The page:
The Acting Life of Brian
New Irish comedyThe Flag marks a new stage in the career of actor Brian Gleeson
The centenary of 1916 has proven a rich vein of work for Brian Gleeson. He played Jimmy Mahon in RTE's Rebellion and works with Pat Shortt to retrieve a stolen national treasure in the film The Flag which has just opened.
It's been two years of steady work for the Dublin actor, something for which he is very grateful. And while acting is in some ways a family business, so too is the slow build, putting in a good body of work to get where you want to go.
Many actors are surprisingly reserved and Brian is too, but he smiles with forbearance and agrees it would be a bit disingenuous if I didn't mention Brendan and Domhnall, his father and older brother. Brian is the second of Brendan's four sons with Mary Weldon and looks more like him than Domhnall does. He says he doesn't make comparisons to his thespian rellies but learned from his father that acting was a real career possibility and from both that you have to carve your own path. "It's a long game," he says, "You're not a footballer, it doesn't end at 35."
Brian's first role was in John Boorman's Tiger's Tail during his Leaving Cert year. He didn't study acting in college, but did short courses and mostly learned as he went along.
"I'm nearly ten years at it now, so I feel maybe I'm starting to absorb the lessons I learned," he laughs. "You've got to serve your apprenticeship. I think the worst thing you can do is be in too much of a rush. Wanting to be famous as soon as you get out of college means you only end up getting burnt," but, he adds, "Try telling that to a twenty year old."
He turns twenty nine next month and feels confident in the career he is building. He has won awards for his work, like the IFTA for his role in Love/Hate, but says whilst they're nice, they don't mean that much.
"You know when you're good and you know when you're bad. You can put in a horrendous performance and everyone is telling you you're great, but you know when you haven't done a good job. You'll always be your own worst critic so you have to keep trying to learn and not take anything for granted.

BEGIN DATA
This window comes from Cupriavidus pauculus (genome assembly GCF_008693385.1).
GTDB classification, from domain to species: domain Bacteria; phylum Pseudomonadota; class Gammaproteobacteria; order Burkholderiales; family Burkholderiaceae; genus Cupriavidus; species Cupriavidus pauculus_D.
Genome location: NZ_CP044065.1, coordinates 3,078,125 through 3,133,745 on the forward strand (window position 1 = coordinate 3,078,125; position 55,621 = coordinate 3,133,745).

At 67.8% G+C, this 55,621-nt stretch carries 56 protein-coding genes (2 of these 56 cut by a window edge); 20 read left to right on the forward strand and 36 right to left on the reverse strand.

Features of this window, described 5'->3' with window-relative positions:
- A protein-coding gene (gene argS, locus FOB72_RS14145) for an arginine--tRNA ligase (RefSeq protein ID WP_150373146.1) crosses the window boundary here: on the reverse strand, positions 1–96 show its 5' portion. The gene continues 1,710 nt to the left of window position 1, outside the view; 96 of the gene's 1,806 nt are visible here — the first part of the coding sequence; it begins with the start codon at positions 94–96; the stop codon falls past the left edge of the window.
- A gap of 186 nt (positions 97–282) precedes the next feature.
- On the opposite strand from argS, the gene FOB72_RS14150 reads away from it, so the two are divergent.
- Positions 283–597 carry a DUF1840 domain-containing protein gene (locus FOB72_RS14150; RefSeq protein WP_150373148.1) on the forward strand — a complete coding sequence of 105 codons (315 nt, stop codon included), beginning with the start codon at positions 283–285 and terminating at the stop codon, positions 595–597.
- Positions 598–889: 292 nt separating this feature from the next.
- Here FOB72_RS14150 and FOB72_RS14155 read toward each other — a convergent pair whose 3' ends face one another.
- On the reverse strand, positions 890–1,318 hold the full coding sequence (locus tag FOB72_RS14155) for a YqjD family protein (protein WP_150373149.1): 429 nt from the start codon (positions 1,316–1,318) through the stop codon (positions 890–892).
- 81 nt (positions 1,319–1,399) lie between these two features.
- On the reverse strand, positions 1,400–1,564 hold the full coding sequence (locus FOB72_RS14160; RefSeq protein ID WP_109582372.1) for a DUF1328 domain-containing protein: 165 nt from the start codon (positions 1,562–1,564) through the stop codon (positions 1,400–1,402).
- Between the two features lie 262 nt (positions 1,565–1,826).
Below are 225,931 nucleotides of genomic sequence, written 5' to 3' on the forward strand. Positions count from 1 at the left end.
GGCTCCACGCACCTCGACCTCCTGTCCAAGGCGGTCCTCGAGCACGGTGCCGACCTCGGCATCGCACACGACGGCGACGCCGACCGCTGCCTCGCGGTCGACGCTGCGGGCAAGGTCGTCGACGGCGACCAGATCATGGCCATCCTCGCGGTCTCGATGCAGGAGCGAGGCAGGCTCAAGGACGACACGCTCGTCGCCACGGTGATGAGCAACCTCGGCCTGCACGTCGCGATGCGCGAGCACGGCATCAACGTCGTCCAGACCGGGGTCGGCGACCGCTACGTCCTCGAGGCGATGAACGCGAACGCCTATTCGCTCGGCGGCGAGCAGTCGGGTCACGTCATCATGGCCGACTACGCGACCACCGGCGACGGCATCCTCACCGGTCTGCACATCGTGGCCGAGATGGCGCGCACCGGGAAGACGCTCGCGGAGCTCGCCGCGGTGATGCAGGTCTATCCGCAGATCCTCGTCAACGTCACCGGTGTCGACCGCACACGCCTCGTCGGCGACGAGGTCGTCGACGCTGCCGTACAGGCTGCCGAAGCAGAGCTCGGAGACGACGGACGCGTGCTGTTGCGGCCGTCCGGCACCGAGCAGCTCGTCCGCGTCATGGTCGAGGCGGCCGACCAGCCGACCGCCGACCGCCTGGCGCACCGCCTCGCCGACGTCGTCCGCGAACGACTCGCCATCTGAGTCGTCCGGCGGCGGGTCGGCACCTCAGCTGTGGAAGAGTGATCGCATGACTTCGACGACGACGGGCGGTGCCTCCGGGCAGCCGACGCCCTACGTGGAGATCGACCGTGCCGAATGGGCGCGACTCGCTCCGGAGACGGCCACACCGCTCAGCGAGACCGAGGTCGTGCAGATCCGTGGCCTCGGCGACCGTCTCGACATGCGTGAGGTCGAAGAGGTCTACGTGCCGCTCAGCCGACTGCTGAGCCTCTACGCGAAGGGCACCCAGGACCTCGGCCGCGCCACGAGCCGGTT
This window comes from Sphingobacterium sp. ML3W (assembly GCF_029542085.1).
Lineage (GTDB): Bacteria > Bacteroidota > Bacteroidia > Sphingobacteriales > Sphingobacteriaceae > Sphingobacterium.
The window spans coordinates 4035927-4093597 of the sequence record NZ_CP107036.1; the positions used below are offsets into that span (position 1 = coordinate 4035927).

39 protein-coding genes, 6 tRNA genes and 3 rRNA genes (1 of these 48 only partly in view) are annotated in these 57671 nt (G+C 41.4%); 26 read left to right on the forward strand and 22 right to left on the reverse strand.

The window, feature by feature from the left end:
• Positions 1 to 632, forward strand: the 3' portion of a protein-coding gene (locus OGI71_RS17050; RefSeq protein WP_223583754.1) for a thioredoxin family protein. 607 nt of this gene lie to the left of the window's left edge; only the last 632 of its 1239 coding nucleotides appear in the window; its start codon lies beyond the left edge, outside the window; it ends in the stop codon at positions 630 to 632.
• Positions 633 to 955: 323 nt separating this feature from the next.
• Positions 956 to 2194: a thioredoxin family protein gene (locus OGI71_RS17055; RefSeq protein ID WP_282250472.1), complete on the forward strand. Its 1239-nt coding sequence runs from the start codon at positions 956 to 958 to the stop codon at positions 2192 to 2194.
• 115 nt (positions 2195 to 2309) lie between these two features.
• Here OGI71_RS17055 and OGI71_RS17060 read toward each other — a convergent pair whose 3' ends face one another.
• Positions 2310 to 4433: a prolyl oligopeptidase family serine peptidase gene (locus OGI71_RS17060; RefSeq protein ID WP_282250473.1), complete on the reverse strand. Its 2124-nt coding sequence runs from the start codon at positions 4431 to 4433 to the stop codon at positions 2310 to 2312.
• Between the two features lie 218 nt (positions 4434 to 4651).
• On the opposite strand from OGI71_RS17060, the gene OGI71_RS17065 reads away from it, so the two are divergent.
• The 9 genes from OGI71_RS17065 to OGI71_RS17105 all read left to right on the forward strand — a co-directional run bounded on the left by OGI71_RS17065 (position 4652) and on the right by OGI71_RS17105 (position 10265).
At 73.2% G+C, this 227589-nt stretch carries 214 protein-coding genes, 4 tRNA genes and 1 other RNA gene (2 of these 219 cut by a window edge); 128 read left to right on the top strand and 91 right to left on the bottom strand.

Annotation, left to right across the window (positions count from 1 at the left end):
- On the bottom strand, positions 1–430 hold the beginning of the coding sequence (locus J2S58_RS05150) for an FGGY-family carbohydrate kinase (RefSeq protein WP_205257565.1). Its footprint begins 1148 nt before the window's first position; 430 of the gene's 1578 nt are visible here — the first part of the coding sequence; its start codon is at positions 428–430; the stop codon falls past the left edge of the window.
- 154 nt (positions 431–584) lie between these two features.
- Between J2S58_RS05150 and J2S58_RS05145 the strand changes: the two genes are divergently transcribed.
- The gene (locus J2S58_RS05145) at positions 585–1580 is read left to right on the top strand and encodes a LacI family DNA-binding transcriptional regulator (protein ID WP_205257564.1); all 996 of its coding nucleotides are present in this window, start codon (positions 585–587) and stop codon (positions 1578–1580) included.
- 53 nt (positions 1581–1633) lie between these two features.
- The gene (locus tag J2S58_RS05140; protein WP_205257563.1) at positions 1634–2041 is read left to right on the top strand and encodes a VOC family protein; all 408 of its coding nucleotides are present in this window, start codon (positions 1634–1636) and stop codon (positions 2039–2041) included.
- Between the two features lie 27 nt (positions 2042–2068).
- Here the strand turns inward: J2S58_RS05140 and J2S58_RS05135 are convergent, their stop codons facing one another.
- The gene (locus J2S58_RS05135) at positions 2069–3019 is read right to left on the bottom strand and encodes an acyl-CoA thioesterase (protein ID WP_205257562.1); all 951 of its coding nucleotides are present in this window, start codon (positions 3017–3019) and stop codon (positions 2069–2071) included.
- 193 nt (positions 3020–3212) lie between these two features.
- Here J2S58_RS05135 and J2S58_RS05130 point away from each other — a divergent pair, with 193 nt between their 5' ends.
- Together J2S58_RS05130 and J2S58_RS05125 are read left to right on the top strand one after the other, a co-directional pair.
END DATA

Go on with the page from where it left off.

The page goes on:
"You have to love it, it's a crazy profession, nuts, but you have to have more strings to your bow."
He does film, TV and stage work because he believes in taking all the work you can. There's the financial aspect of needing to earn, but also the emotional side. "Unemployment is a big part of being an actor and the time out of work can be very hard. For the last two years it's been pretty steady and I'm really thankful because I always remember what it is like not to work."
He says he has experienced quite long periods without working and that it can be very demoralising, "But you can't just be waiting for your phone to ring. You feel desperate or needy and you go into the audition room and they can smell that off you."
Although he says he works for "whoever gives me a job", when a comedy script comes along it has to make him laugh.
The Flag, which was shot last March, was an unusually swift turnaround. He had worked with the production company Treasure before, on The Stag, and knew they were good to work with. And that they like scenes with naked men? "Yes, and preferably in the cold!" The cast of The Stag had to cover their bits with twigs in the Wicklow winter, and there's a naked Pat Shortt in The Flag, "Who doesn't want to see that?" asks Brian.
"It's really Pat's film and I think Pat's humour. I really wanted to work with him. I have also known him going back years, he's a good friend of my dad's."
Although Shortt is known for his comedy there is always an undertone of pathos in his characters, it's present in The Flag too.
"Pat's a very soulful guy and he has a very warm presence and I think that people just like being around him. There's a melancholic strain to what he does - to have that within a comedy is always a winning combination."
The Flag is now showing nationwide.
Sunday Indo Living